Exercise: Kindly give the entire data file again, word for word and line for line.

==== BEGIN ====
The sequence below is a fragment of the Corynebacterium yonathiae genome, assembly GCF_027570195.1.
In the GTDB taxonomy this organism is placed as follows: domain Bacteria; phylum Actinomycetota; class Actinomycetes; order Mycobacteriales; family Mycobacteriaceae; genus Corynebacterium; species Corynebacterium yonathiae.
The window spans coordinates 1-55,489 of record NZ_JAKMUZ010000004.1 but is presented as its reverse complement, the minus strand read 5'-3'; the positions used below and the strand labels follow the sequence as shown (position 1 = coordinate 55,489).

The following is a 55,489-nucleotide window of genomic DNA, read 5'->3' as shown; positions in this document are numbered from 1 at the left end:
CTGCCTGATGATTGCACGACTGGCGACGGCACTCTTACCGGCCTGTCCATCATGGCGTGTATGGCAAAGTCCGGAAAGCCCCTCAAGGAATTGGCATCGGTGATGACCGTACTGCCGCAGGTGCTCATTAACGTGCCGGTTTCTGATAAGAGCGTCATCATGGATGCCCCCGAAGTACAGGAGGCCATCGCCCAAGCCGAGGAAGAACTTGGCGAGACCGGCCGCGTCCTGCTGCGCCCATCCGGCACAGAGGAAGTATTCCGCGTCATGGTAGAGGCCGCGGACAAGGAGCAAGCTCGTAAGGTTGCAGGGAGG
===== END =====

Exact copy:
The sequence below is a fragment of the Corynebacterium yonathiae genome, assembly GCF_027570195.1.
In the GTDB taxonomy this organism is placed as follows: domain Bacteria; phylum Actinomycetota; class Actinomycetes; order Mycobacteriales; family Mycobacteriaceae; genus Corynebacterium; species Corynebacterium yonathiae.
The window spans coordinates 1-55,489 of record NZ_JAKMUZ010000004.1 but is presented as its reverse complement, the minus strand read 5'-3'; the positions used below and the strand labels follow the sequence as shown (position 1 = coordinate 55,489).

The following is a 55,489-nucleotide window of genomic DNA, read 5'->3' as shown; positions in this document are numbered from 1 at the left end:
CTGCCTGATGATTGCACGACTGGCGACGGCACTCTTACCGGCCTGTCCATCATGGCGTGTATGGCAAAGTCCGGAAAGCCCCTCAAGGAATTGGCATCGGTGATGACCGTACTGCCGCAGGTGCTCATTAACGTGCCGGTTTCTGATAAGAGCGTCATCATGGATGCCCCCGAAGTACAGGAGGCCATCGCCCAAGCCGAGGAAGAACTTGGCGAGACCGGCCGCGTCCTGCTGCGCCCATCCGGCACAGAGGAAGTATTCCGCGTCATGGTAGAGGCCGCGGACAAGGAGCAAGCTCGTAAGGTTGCAGGGAGG